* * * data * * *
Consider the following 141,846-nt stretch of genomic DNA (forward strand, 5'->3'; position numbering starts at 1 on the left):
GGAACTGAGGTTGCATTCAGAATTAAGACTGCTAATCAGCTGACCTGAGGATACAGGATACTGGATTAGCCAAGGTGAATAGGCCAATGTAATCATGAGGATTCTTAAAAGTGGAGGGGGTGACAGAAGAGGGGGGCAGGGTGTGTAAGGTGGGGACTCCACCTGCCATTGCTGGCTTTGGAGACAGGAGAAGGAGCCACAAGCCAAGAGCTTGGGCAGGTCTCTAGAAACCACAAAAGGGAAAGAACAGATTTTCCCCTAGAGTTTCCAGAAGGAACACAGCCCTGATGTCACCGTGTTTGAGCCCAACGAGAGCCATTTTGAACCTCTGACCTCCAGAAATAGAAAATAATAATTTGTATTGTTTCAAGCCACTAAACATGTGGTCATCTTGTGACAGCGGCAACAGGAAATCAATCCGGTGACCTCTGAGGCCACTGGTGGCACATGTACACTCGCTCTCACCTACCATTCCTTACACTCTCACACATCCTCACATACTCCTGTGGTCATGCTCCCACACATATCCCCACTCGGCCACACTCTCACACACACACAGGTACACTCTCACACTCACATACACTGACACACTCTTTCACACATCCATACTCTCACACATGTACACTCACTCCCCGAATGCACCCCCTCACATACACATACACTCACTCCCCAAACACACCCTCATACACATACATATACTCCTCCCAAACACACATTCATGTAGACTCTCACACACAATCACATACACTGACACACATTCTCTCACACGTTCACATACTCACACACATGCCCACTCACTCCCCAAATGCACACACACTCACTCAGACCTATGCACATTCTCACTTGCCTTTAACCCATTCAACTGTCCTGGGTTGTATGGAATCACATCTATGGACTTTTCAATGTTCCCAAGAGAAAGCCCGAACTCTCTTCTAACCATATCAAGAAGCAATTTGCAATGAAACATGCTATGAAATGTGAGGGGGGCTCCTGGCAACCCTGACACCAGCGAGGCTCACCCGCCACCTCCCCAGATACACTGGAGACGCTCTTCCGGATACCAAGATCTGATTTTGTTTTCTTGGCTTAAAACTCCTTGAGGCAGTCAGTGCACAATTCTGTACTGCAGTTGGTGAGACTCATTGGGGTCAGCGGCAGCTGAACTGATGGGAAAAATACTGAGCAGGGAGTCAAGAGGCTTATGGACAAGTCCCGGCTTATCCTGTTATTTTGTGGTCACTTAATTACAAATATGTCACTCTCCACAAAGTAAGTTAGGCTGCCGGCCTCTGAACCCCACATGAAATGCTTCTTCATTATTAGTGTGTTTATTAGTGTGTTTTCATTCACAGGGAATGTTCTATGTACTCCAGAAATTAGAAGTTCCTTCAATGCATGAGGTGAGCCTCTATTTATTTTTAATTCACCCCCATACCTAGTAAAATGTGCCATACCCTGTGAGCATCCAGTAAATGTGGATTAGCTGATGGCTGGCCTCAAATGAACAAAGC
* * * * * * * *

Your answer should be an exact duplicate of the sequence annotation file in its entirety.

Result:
Consider the following 141,846-nt stretch of genomic DNA (forward strand, 5'->3'; position numbering starts at 1 on the left):
GGAACTGAGGTTGCATTCAGAATTAAGACTGCTAATCAGCTGACCTGAGGATACAGGATACTGGATTAGCCAAGGTGAATAGGCCAATGTAATCATGAGGATTCTTAAAAGTGGAGGGGGTGACAGAAGAGGGGGGCAGGGTGTGTAAGGTGGGGACTCCACCTGCCATTGCTGGCTTTGGAGACAGGAGAAGGAGCCACAAGCCAAGAGCTTGGGCAGGTCTCTAGAAACCACAAAAGGGAAAGAACAGATTTTCCCCTAGAGTTTCCAGAAGGAACACAGCCCTGATGTCACCGTGTTTGAGCCCAACGAGAGCCATTTTGAACCTCTGACCTCCAGAAATAGAAAATAATAATTTGTATTGTTTCAAGCCACTAAACATGTGGTCATCTTGTGACAGCGGCAACAGGAAATCAATCCGGTGACCTCTGAGGCCACTGGTGGCACATGTACACTCGCTCTCACCTACCATTCCTTACACTCTCACACATCCTCACATACTCCTGTGGTCATGCTCCCACACATATCCCCACTCGGCCACACTCTCACACACACACAGGTACACTCTCACACTCACATACACTGACACACTCTTTCACACATCCATACTCTCACACATGTACACTCACTCCCCGAATGCACCCCCTCACATACACATACACTCACTCCCCAAACACACCCTCATACACATACATATACTCCTCCCAAACACACATTCATGTAGACTCTCACACACAATCACATACACTGACACACATTCTCTCACACGTTCACATACTCACACACATGCCCACTCACTCCCCAAATGCACACACACTCACTCAGACCTATGCACATTCTCACTTGCCTTTAACCCATTCAACTGTCCTGGGTTGTATGGAATCACATCTATGGACTTTTCAATGTTCCCAAGAGAAAGCCCGAACTCTCTTCTAACCATATCAAGAAGCAATTTGCAATGAAACATGCTATGAAATGTGAGGGGGGCTCCTGGCAACCCTGACACCAGCGAGGCTCACCCGCCACCTCCCCAGATACACTGGAGACGCTCTTCCGGATACCAAGATCTGATTTTGTTTTCTTGGCTTAAAACTCCTTGAGGCAGTCAGTGCACAATTCTGTACTGCAGTTGGTGAGACTCATTGGGGTCAGCGGCAGCTGAACTGATGGGAAAAATACTGAGCAGGGAGTCAAGAGGCTTATGGACAAGTCCCGGCTTATCCTGTTATTTTGTGGTCACTTAATTACAAATATGTCACTCTCCACAAAGTAAGTTAGGCTGCCGGCCTCTGAACCCCACATGAAATGCTTCTTCATTATTAGTGTGTTTATTAGTGTGTTTTCATTCACAGGGAATGTTCTATGTACTCCAGAAATTAGAAGTTCCTTCAATGCATGAGGTGAGCCTCTATTTATTTTTAATTCACCCCCATACCTAGTAAAATGTGCCATACCCTGTGAGCATCCAGTAAATGTGGATTAGCTGATGGCTGGCCTCAAATGAACAAAGC